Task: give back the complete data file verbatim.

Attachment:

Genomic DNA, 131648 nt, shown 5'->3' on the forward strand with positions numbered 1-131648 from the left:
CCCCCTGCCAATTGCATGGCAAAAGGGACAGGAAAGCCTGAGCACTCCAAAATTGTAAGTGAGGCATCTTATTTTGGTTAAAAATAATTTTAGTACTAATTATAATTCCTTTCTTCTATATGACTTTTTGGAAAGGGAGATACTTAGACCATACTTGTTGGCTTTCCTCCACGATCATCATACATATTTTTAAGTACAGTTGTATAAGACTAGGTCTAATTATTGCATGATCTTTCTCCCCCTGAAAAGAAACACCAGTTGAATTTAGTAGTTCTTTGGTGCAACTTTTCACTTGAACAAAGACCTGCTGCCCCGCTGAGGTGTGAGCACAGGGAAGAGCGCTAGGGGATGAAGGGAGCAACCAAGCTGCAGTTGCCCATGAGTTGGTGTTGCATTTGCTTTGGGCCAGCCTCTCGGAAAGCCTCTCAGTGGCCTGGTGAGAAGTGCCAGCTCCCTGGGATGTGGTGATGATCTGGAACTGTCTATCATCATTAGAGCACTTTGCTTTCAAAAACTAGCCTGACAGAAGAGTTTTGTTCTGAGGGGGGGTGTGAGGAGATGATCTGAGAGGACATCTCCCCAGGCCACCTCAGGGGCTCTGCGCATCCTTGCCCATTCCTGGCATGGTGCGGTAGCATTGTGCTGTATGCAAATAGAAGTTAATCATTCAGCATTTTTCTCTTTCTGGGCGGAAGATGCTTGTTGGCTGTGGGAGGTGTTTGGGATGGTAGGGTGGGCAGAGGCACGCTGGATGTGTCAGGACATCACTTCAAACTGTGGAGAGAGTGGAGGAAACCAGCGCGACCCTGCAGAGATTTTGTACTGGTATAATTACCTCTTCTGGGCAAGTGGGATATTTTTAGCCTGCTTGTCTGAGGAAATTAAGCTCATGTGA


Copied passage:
Genomic DNA, 131648 nt, shown 5'->3' on the forward strand with positions numbered 1-131648 from the left:
CCCCCTGCCAATTGCATGGCAAAAGGGACAGGAAAGCCTGAGCACTCCAAAATTGTAAGTGAGGCATCTTATTTTGGTTAAAAATAATTTTAGTACTAATTATAATTCCTTTCTTCTATATGACTTTTTGGAAAGGGAGATACTTAGACCATACTTGTTGGCTTTCCTCCACGATCATCATACATATTTTTAAGTACAGTTGTATAAGACTAGGTCTAATTATTGCATGATCTTTCTCCCCCTGAAAAGAAACACCAGTTGAATTTAGTAGTTCTTTGGTGCAACTTTTCACTTGAACAAAGACCTGCTGCCCCGCTGAGGTGTGAGCACAGGGAAGAGCGCTAGGGGATGAAGGGAGCAACCAAGCTGCAGTTGCCCATGAGTTGGTGTTGCATTTGCTTTGGGCCAGCCTCTCGGAAAGCCTCTCAGTGGCCTGGTGAGAAGTGCCAGCTCCCTGGGATGTGGTGATGATCTGGAACTGTCTATCATCATTAGAGCACTTTGCTTTCAAAAACTAGCCTGACAGAAGAGTTTTGTTCTGAGGGGGGGTGTGAGGAGATGATCTGAGAGGACATCTCCCCAGGCCACCTCAGGGGCTCTGCGCATCCTTGCCCATTCCTGGCATGGTGCGGTAGCATTGTGCTGTATGCAAATAGAAGTTAATCATTCAGCATTTTTCTCTTTCTGGGCGGAAGATGCTTGTTGGCTGTGGGAGGTGTTTGGGATGGTAGGGTGGGCAGAGGCACGCTGGATGTGTCAGGACATCACTTCAAACTGTGGAGAGAGTGGAGGAAACCAGCGCGACCCTGCAGAGATTTTGTACTGGTATAATTACCTCTTCTGGGCAAGTGGGATATTTTTAGCCTGCTTGTCTGAGGAAATTAAGCTCATGTGA